out of all his poverties into the glorious
home built for him and built for us by 'Him
who maketh tlie Seven Stars and Orion.'"
A FALL AMUSEMENT.
T,,°
w.'r"10
Wlrn a
Humorist Wanted
'Iftcen-Forit Arm and Courage.
?»aturo must havo created me with tho
bump of susceptibility to tlie blandishments
W notoriety fully developed. I have in my
timo owned a saw-mill without a waier
power. a tast horse that couldu't trot, a sa
loon witnout a license, a mortgage without
a foundation, a Florida farm under the
water, a Western house on paper. Besides
this stupendous array, I've backed a pugilist
.who couldu't fight, I've betted heavily on
a bull-ting that turned tail and fled at tho
first growl of his rival, I've taken my prize
pumpkin to tlie county fair and gazed with
envious eyes upon the other fellow's diplo
ma, I've painted pictures that didn't sell,
written books that no one read, I've been
manager of a base-ball club and ran once
for path-master, I've hired a man to weed
my garden and he stole all my onion seed
lings, I was disappointed in love, hut got
.there, Eli, alter the other fellow Canadiated
during the financial upheaval of his bank,
4've dabbled in stocks, but as a stock
dabblist I do not not toot my bazoo in sten
torian eclat 1 have all this to answer to
when the great book of the world's peram
bulating failures shall be opened, and Bill
Nye, I and two or three other fellows shall
be called up to the bar and asked to give an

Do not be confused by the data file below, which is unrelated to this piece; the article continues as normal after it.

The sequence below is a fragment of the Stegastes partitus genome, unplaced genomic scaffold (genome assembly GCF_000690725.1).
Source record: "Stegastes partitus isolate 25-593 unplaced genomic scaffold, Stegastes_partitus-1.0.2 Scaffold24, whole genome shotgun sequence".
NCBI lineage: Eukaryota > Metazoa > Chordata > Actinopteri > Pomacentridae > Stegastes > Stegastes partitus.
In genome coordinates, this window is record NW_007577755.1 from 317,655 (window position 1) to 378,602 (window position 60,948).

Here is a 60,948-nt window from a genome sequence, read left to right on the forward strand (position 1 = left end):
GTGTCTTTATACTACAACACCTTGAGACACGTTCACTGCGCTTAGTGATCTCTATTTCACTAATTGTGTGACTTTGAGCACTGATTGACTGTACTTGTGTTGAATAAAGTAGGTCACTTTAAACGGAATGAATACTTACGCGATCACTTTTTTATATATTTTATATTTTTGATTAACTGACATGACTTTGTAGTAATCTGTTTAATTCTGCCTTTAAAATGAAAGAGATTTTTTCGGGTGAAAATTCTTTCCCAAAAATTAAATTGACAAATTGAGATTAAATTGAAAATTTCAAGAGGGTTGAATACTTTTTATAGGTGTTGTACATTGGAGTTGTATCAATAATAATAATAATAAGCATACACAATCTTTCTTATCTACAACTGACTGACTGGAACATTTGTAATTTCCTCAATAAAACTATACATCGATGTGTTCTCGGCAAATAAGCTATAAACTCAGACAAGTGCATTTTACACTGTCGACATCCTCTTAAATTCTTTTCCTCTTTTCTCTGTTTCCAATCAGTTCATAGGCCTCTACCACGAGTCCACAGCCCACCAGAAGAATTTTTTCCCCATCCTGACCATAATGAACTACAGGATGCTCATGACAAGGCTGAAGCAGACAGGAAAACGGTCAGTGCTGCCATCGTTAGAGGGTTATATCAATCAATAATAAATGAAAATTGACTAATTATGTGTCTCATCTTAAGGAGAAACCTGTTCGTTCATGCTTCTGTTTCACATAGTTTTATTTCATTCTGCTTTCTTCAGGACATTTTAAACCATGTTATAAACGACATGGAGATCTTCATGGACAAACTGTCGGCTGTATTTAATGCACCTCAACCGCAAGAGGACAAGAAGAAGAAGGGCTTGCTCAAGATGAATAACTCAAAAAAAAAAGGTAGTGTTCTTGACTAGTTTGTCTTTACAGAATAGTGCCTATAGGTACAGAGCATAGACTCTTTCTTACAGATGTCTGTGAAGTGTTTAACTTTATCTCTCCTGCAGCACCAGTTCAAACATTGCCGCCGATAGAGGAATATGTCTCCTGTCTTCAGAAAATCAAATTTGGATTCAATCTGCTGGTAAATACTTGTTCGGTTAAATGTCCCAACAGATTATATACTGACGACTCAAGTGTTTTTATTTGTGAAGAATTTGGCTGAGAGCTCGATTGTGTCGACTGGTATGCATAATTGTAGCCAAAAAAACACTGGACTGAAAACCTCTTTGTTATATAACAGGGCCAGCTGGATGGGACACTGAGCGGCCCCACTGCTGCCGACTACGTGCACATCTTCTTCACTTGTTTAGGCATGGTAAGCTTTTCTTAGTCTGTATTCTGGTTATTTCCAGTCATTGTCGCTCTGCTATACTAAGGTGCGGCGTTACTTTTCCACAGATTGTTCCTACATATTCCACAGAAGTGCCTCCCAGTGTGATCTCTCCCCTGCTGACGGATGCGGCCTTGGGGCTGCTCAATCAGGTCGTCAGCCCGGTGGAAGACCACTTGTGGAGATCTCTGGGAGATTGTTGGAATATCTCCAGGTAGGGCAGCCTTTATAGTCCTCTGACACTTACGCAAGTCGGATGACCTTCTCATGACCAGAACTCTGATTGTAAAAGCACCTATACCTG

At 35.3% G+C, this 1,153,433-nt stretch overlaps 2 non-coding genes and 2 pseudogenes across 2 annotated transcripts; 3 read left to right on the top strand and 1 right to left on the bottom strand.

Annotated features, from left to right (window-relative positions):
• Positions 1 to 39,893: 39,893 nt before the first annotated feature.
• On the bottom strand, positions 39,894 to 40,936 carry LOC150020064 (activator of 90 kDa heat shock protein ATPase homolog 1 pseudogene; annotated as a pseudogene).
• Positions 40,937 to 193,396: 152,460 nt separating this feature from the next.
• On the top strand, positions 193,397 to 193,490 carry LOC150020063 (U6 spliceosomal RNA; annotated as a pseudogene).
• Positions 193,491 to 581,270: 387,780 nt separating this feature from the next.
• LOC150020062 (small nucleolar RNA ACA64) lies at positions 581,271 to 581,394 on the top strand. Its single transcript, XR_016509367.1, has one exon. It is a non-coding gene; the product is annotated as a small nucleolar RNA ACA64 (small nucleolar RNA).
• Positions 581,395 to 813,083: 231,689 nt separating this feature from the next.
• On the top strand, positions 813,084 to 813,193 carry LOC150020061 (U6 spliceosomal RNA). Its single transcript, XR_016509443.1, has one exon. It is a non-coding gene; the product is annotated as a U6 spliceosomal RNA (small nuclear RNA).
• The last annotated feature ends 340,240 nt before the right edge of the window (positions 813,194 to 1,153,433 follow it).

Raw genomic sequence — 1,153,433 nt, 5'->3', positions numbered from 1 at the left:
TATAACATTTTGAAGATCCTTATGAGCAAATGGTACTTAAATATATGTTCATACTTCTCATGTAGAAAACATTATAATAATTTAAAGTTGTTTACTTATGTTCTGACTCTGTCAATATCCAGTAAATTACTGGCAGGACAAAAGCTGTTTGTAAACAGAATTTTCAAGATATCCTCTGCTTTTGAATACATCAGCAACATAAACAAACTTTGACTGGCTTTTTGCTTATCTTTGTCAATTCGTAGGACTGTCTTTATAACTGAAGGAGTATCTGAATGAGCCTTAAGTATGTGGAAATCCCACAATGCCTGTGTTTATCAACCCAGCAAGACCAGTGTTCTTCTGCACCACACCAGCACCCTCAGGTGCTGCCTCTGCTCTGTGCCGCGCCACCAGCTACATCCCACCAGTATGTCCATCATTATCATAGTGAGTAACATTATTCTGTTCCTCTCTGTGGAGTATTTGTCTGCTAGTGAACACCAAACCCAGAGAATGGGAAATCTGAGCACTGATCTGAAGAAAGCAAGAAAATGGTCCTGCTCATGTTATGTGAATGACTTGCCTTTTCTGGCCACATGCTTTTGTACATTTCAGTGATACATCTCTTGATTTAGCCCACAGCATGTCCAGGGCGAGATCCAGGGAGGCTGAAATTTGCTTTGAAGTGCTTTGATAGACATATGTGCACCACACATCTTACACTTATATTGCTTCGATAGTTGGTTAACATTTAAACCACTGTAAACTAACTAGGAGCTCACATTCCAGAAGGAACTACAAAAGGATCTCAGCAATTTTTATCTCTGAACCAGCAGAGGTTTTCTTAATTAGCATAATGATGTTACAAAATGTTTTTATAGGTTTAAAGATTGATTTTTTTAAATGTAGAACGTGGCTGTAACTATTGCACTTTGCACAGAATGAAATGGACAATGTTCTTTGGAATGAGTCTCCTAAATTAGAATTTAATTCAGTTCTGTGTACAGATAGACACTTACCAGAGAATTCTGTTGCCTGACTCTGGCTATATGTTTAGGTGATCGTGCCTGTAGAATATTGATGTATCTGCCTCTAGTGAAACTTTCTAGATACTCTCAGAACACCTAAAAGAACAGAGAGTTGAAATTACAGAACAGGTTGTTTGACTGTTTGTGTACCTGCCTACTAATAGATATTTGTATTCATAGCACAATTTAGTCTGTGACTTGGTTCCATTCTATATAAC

explanation in Choctaw why we got left
during tlie great scramble.
I WENT UP GARKET.
The other day 1 went up garret to sort
out stovepipe for our sitting-room stove.
I was once allowed the benign privilege of
applying the first person singular when I
wished to mention any of my chattels. I
look back on that period of my life as a
dream rudely disturbed by gushing wiles,
soothing-syrup bottles, Easter bonnets and
sister-in-law. The proverbial mother-in
law has been my steadfast friend through
out all the trying ordeals of my married
life, such as settling for last winter's coal,
paying the cook who kicked when I drew
the line at canvass-backed ducks for her
cousin the eagle-eyed policemen who
wields the club and is a frequent visitor of
my little side door. Yes, I can safely say
that my mother-in-law has been my firm
friend. My sisters-in-law have impoverished
me quite. Their fellows spark in my front
parlor they flatten the chair springs, wear
out the carpet, rub the paint olf the door
step, and cause my gate to assume the post
ure of chronic debility.
However, lhat is neither here nor there—
though they're mostly here, so to»speak. As
I said before, I went up garret to sort out
stove-pipe for our sitting-room stove. To
the man of average patience, or stability
and human endurance this might seem to
be one of the pleasantest tasks thrown in
the way of a male victim of domestic ex
perience. The devil is blacker than he's
painted, and Solomon in all his glory is a
chromo rival to the tiger lily by the bull
trog pond—but, the sorting out of a sitting
room section of a stove pipe surpasseth the
•comprehension of mankind, unless you've
been there. The neighbors for miles
around must have stored their stove pipe
Sn my garret. I never saw such a stupend
ous conglomeration of Buss and sheet
ironed either with rusty trimmings in all
Jmy life.
Outside the yellow leaf, fast turning to
russet, was rattling against the dry limbs